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City loses claim for stolen funds

The city of West Linn recently lost the opportunity to recover up to $150,000 of the amount stolen by former finance director Elma Magkamit.

The Hartford insurance denied the city's claim on the policy that insures the city against employee theft.

The company stated that one clause in the policy specifically makes a person with a title such as finance director an exception to the coverage.

Magkamit pleaded guilty to 57 counts of theft in the embezzlement of more than $1.4 million of city funds. She was sentenced to pay restitution of nearly $2 million and to serve more than eight years in a state penitentiary.

City Manager Chris Jordan said that the city attorney also studied The Hartford employee theft insurance policy and agreed with the insurance company that Magkamit, considered in a high-risk position for theft, was not covered by the policy.

'The Hartford denied the claim,' Jordan said, 'pointing to language in the policy that specifically excluded tax collector or treasurer or by whatever job title that person goes by. After reviewing the situation and talking to our attorneys, we concluded that the finance director in West Linn would qualify under that exclusion.'

Jordan also said that his position as city manager also would be excluded from employee theft coverage under that policy. The city has since changed its theft insurance coverage to another company.

Current interim finance director Andy Parks, who is working part-time for the city on a consultant contract, carries his own $1 million bond against theft.

Another source of recovery for the largest theft of public funds in the state's history is bonding, according to Jordan. The city charter only requires that a surety bond be held on the performance of the city manager, Jordan said, but 53-year-old Magkamit did have a $100,000 bond separate from the employee theft insurance.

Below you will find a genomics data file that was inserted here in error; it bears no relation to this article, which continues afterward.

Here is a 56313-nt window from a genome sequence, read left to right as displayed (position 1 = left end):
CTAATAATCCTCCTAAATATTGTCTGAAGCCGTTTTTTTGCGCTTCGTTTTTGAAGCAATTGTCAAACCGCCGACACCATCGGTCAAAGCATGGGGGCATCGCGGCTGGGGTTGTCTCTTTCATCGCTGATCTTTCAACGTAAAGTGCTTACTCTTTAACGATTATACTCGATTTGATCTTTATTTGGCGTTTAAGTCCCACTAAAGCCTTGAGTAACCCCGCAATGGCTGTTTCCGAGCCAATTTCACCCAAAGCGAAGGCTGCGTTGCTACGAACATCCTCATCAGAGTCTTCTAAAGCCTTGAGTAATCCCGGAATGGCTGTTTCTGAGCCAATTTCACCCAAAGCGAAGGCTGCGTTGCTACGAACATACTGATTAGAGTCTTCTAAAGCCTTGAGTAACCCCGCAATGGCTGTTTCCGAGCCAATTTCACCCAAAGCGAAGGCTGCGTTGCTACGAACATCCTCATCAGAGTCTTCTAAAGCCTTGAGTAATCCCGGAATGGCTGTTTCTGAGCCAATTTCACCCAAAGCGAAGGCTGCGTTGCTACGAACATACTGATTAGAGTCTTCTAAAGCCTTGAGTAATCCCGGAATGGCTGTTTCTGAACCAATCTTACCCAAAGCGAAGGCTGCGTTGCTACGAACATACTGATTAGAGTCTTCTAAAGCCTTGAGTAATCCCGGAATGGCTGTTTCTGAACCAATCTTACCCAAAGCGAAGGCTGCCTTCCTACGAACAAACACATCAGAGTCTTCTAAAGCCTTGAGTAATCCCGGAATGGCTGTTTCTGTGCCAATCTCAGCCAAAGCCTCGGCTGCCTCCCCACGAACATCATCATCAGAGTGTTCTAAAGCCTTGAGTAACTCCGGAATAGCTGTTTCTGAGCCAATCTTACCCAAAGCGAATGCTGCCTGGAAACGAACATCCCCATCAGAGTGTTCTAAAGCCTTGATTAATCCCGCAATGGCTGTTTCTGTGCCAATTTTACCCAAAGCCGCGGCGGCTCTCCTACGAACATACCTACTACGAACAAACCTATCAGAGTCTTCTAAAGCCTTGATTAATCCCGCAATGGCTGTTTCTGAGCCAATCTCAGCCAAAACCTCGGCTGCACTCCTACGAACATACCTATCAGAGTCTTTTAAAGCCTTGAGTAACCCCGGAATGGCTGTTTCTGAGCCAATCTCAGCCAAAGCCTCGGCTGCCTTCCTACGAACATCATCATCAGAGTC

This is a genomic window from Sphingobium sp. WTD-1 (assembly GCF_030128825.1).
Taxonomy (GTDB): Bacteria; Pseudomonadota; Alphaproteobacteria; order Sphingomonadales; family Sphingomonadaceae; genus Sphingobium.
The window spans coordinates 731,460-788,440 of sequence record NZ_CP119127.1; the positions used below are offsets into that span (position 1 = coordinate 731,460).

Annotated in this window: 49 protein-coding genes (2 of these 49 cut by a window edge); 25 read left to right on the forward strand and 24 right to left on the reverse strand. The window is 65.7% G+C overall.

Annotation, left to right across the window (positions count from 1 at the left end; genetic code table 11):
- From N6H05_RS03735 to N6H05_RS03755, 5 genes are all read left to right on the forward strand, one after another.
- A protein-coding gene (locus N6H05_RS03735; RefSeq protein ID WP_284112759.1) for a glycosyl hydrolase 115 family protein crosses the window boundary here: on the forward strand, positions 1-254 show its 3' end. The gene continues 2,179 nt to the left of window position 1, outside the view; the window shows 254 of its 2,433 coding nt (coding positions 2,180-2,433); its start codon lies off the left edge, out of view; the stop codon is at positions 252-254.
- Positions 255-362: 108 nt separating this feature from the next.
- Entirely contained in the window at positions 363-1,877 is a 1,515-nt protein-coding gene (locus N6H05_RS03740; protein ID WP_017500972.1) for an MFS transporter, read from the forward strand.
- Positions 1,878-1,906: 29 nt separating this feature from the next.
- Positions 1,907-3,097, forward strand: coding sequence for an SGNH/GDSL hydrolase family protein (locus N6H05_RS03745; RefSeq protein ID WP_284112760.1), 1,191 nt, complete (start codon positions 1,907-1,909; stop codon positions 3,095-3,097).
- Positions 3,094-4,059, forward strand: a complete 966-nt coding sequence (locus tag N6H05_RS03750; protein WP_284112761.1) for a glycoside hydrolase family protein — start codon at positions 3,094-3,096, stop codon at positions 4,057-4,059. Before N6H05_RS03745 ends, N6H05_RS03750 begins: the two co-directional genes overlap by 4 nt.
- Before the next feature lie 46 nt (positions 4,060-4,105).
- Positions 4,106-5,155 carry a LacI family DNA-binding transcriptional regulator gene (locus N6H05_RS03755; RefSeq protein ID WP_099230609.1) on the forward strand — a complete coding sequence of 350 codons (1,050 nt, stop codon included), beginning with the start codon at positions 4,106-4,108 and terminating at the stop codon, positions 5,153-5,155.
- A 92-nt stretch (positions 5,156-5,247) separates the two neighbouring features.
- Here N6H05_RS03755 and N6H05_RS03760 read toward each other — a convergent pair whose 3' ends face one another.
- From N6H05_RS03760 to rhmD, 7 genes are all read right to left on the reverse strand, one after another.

'We are receiving $100,000 from the bond that Elma had,' Jordan said.

In addition, recovery of funds will come in several other forms: the sale of Magkamit's car (approximately $16,000), the sale of her family home (approximately $80,000), proceeds of her public employee retirement account (approximately $100,000), and any funds that she might earn during her lifetime.

After recovering the bond and proceeds of Magkamit's assets, it would seem that there would be at least $1.5 million due in her restitution, which will continue to gain interest as time passes.

The city also is considering its chances in the courts if it chooses to accuse the Tigard firm of Pauly Rogers and Co. PC of negligence in its work in previous years as the city's independent auditor.

'We have entered into some discussions with the former auditing company,' Jordan said. 'We believe that there is some responsibility on them as well. But it will have to be handled by attorneys.'